3)      UK household formation is now estimated to be over 200,000 a year and is expected to remain so in the next few decades [3].  England alone is expected to add 160,000 households a year. [3]

4)      Homebuilders were forced to shut down operations for 2 months in 2020, all but guaranteeing yet another year of minimal housing completions. 

5)      Most of the large homebuilders reported that they pause new land purchases until there’s more visibility with respect to the COVID situation. The years’ long planning process means that the pause in land purchases almost guarantees additional future supply constraints.

For those reasons, I believe that there is a massive shortage of homes in the UK, which will take many years to fill up.  The British government understands the crisis and have targeted building 300,000 annual homes per year by the mid-2020s[4].  That is easier said than done, because new housing planning in the UK is on average a four-years ordeal mired with NIMBY-ism and regulation.  The company estimates that over 10% of the cost of a home goes to cover regulation and permitting.

So far the UK is not closer to reaching the government’s 2018’s goal of building 300,000 homes annually than it was when the goal was set.

I hope this demonstrates why the supply is limited and is likely to remain so. 

At the same time, the demand for housing is strong.  Rent inflation [5], historically cheap mortgages [6] and positive demographics are all significant factors.  Recently, COVID has been causing people who spend more time than ever at home to desire better housing.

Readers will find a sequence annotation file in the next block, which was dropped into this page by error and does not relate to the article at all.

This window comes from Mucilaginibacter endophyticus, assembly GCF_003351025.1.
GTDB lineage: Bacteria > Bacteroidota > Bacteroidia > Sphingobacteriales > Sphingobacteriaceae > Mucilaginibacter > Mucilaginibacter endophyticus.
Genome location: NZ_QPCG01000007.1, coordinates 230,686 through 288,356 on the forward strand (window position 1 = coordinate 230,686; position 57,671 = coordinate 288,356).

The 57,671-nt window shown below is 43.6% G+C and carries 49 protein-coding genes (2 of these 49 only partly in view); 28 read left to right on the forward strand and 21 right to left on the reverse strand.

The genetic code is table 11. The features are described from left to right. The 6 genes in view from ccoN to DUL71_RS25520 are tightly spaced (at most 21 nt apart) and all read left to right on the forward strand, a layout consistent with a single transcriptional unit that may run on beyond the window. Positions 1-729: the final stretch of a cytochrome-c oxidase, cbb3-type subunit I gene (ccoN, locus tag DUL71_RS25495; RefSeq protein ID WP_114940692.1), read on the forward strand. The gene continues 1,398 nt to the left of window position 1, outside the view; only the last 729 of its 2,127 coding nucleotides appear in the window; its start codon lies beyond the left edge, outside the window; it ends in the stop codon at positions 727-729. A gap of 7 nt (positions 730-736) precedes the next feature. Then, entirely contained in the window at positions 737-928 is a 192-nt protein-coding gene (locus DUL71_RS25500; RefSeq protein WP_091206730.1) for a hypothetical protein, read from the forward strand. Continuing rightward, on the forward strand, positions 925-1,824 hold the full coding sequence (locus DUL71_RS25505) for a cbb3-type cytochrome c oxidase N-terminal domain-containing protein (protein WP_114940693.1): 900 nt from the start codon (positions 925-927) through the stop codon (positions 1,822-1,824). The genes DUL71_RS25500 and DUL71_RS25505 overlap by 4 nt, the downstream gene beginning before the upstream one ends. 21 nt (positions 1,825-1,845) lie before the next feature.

Now that we covered the favorable macro, let’s move on to the industry.

The UK Homebuilding Industry

As a notoriously low return / capital-intensive industry, a good US homebuilder earns a 10% over-the-cycle ROE, achieved with an ROA of 5% and a leverage ratio (defined as assets / equity) of 2.  The typical UK homebuilder earns a 15% over-the-cycle ROE, achieved with a 10% ROA and a leverage ratio of 1.5.

Why are the UK homebuilders so much more profitable than their US peers?  Industry insiders would tell you the following:

1)      The top 10 builders build 60% of Britain’s new homes.  Those top 10 players are not all building in the same geographic areas and are not selling at the same price points.  As a result, when bidding for land, there is far less competition in the UK than in the US. 

2)      The permitting process requires substantial know-how that smaller players struggle to acquire (requires experience, talent and so on).